Richard Overy

Kill, Kill, Kill’

Writing War: Soldiers Record the Japanese Empire

By

Harvard University Press 378pp £33.95 order from our bookshop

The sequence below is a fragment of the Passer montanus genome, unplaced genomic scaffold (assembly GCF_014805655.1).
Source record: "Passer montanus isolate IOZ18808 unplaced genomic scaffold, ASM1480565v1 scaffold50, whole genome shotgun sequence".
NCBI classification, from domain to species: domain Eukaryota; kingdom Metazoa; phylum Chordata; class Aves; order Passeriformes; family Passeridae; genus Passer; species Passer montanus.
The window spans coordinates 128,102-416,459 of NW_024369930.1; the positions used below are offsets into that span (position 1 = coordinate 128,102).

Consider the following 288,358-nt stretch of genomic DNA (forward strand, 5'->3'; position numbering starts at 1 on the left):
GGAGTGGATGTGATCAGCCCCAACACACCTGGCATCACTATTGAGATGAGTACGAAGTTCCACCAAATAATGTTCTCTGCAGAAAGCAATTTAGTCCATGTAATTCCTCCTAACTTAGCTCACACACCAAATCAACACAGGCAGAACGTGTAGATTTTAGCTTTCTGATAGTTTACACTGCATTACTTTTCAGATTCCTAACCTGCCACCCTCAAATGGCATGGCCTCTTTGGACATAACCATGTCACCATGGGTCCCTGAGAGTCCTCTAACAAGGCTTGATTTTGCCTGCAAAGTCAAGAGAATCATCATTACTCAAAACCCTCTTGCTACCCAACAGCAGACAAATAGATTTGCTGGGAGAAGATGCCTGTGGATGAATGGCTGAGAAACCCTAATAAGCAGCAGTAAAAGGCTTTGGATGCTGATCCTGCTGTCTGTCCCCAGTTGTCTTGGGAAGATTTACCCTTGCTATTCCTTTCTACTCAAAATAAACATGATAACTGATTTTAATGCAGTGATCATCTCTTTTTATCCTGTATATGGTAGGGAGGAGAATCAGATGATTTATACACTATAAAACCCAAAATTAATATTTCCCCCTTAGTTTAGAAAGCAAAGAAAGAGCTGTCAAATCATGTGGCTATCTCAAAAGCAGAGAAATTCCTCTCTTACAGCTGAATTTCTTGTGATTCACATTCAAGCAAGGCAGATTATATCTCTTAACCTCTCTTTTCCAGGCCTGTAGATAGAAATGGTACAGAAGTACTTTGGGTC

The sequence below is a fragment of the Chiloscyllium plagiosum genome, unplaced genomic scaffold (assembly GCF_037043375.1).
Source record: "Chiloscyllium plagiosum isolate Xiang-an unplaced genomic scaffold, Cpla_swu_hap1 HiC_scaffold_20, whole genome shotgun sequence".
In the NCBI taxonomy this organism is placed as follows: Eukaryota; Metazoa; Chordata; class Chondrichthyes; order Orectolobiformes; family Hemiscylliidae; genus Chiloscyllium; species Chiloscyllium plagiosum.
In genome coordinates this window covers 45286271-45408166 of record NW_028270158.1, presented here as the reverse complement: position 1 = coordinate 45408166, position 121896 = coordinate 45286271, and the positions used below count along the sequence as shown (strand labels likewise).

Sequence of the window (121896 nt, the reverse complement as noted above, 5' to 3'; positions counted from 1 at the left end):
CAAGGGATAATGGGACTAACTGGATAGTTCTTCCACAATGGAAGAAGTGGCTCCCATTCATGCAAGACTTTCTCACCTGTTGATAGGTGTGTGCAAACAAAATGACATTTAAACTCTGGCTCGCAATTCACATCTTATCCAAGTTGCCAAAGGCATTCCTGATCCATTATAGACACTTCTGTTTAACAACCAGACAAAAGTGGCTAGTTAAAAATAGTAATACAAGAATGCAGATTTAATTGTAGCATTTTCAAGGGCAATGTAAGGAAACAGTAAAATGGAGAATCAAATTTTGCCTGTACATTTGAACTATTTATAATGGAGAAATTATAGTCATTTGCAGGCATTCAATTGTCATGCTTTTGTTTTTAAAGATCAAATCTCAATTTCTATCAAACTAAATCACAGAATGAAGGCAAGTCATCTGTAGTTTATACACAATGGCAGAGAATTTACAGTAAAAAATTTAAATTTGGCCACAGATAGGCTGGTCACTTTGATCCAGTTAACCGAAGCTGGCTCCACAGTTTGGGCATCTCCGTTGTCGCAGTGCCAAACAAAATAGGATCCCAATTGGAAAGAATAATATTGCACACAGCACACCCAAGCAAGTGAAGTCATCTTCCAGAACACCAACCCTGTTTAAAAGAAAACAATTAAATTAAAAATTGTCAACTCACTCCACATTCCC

During the Second World War soldiers kept diaries. Not all soldiers did, and not necessarily all the time, since superior officers often frowned on the practice and tried to regulate it. Japanese soldiers during parade inspections tied their small diaries round their thighs to conceal them from the inspectors. American officers in the South Pacific did not always enforce the order not to write on the front line, since they had much else on their mind. Diaries full of patriotic exhortations printed on each page were even handed out by the military to the rank-and-file, but this did not stop soldiers from filling theirs with ambiguous reflections on the cruel nature of war.

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